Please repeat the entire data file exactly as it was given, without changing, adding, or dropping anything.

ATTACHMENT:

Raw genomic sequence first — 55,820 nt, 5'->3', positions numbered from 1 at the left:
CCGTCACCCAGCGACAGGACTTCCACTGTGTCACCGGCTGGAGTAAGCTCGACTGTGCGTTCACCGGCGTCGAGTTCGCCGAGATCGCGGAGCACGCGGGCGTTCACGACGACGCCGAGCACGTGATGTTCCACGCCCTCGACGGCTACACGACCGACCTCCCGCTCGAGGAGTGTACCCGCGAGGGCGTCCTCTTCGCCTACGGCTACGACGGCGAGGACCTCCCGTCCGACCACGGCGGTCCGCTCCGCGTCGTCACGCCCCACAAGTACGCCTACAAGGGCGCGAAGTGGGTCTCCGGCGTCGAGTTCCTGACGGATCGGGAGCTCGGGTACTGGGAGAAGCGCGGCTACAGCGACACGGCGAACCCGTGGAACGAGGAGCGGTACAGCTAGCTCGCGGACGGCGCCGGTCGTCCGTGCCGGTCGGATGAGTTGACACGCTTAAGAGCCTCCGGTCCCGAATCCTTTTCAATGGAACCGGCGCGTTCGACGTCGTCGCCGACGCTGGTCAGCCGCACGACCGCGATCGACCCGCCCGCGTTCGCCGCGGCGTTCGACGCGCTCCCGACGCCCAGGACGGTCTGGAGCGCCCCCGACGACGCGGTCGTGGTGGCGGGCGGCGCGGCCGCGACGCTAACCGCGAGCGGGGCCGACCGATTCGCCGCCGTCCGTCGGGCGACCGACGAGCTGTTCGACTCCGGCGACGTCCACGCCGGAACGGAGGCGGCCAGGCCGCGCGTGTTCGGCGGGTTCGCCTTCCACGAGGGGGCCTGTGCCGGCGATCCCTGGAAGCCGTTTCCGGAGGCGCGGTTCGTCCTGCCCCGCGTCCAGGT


Raw genomic sequence first — 55,820 nt, 5'->3', positions numbered from 1 at the left:
CCGTCACCCAGCGACAGGACTTCCACTGTGTCACCGGCTGGAGTAAGCTCGACTGTGCGTTCACCGGCGTCGAGTTCGCCGAGATCGCGGAGCACGCGGGCGTTCACGACGACGCCGAGCACGTGATGTTCCACGCCCTCGACGGCTACACGACCGACCTCCCGCTCGAGGAGTGTACCCGCGAGGGCGTCCTCTTCGCCTACGGCTACGACGGCGAGGACCTCCCGTCCGACCACGGCGGTCCGCTCCGCGTCGTCACGCCCCACAAGTACGCCTACAAGGGCGCGAAGTGGGTCTCCGGCGTCGAGTTCCTGACGGATCGGGAGCTCGGGTACTGGGAGAAGCGCGGCTACAGCGACACGGCGAACCCGTGGAACGAGGAGCGGTACAGCTAGCTCGCGGACGGCGCCGGTCGTCCGTGCCGGTCGGATGAGTTGACACGCTTAAGAGCCTCCGGTCCCGAATCCTTTTCAATGGAACCGGCGCGTTCGACGTCGTCGCCGACGCTGGTCAGCCGCACGACCGCGATCGACCCGCCCGCGTTCGCCGCGGCGTTCGACGCGCTCCCGACGCCCAGGACGGTCTGGAGCGCCCCCGACGACGCGGTCGTGGTGGCGGGCGGCGCGGCCGCGACGCTAACCGCGAGCGGGGCCGACCGATTCGCCGCCGTCCGTCGGGCGACCGACGAGCTGTTCGACTCCGGCGACGTCCACGCCGGAACGGAGGCGGCCAGGCCGCGCGTGTTCGGCGGGTTCGCCTTCCACGAGGGGGCCTGTGCCGGCGATCCCTGGAAGCCGTTTCCGGAGGCGCGGTTCGTCCTGCCCCGCGTCCAGGT